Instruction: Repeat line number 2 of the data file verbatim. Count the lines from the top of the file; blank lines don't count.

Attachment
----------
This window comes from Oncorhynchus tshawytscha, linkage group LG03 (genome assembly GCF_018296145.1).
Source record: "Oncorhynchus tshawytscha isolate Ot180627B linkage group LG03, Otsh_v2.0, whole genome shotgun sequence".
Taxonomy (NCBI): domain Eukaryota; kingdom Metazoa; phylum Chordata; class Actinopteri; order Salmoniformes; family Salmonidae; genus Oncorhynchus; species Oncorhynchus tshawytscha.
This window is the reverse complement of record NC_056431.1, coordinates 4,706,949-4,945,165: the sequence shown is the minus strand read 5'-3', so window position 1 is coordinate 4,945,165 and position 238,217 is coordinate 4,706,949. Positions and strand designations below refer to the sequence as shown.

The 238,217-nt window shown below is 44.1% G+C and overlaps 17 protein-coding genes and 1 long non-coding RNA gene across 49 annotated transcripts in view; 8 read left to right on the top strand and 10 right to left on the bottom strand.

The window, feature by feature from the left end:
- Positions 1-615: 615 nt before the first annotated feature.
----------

Source record: "Oncorhynchus tshawytscha isolate Ot180627B linkage group LG03, Otsh_v2.0, whole genome shotgun sequence".